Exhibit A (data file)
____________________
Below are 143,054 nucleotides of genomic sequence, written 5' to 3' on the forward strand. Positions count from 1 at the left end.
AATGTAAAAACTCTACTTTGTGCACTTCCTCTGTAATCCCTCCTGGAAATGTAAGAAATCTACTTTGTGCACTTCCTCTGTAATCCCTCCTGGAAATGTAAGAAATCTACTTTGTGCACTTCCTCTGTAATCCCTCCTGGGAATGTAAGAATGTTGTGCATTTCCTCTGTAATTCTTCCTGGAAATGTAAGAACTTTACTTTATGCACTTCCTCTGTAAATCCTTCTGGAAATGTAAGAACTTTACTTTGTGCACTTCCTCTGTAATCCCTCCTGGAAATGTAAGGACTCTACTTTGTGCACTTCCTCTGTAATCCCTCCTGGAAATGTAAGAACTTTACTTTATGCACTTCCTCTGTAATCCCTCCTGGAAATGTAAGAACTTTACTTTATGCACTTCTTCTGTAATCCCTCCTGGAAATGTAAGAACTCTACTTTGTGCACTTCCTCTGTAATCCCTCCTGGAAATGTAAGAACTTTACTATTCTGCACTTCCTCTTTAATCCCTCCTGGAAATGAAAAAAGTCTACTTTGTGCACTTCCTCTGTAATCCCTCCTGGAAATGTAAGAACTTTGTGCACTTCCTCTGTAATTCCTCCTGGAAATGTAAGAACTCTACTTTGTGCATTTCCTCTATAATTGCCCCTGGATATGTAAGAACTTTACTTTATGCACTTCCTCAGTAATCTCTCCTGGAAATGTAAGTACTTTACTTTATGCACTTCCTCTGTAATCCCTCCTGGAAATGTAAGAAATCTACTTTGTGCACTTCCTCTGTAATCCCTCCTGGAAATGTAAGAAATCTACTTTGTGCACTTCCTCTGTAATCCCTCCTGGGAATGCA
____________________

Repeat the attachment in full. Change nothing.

Below are 143,054 nucleotides of genomic sequence, written 5' to 3' on the forward strand. Positions count from 1 at the left end.
AATGTAAAAACTCTACTTTGTGCACTTCCTCTGTAATCCCTCCTGGAAATGTAAGAAATCTACTTTGTGCACTTCCTCTGTAATCCCTCCTGGAAATGTAAGAAATCTACTTTGTGCACTTCCTCTGTAATCCCTCCTGGGAATGTAAGAATGTTGTGCATTTCCTCTGTAATTCTTCCTGGAAATGTAAGAACTTTACTTTATGCACTTCCTCTGTAAATCCTTCTGGAAATGTAAGAACTTTACTTTGTGCACTTCCTCTGTAATCCCTCCTGGAAATGTAAGGACTCTACTTTGTGCACTTCCTCTGTAATCCCTCCTGGAAATGTAAGAACTTTACTTTATGCACTTCCTCTGTAATCCCTCCTGGAAATGTAAGAACTTTACTTTATGCACTTCTTCTGTAATCCCTCCTGGAAATGTAAGAACTCTACTTTGTGCACTTCCTCTGTAATCCCTCCTGGAAATGTAAGAACTTTACTATTCTGCACTTCCTCTTTAATCCCTCCTGGAAATGAAAAAAGTCTACTTTGTGCACTTCCTCTGTAATCCCTCCTGGAAATGTAAGAACTTTGTGCACTTCCTCTGTAATTCCTCCTGGAAATGTAAGAACTCTACTTTGTGCATTTCCTCTATAATTGCCCCTGGATATGTAAGAACTTTACTTTATGCACTTCCTCAGTAATCTCTCCTGGAAATGTAAGTACTTTACTTTATGCACTTCCTCTGTAATCCCTCCTGGAAATGTAAGAAATCTACTTTGTGCACTTCCTCTGTAATCCCTCCTGGAAATGTAAGAAATCTACTTTGTGCACTTCCTCTGTAATCCCTCCTGGGAATGCA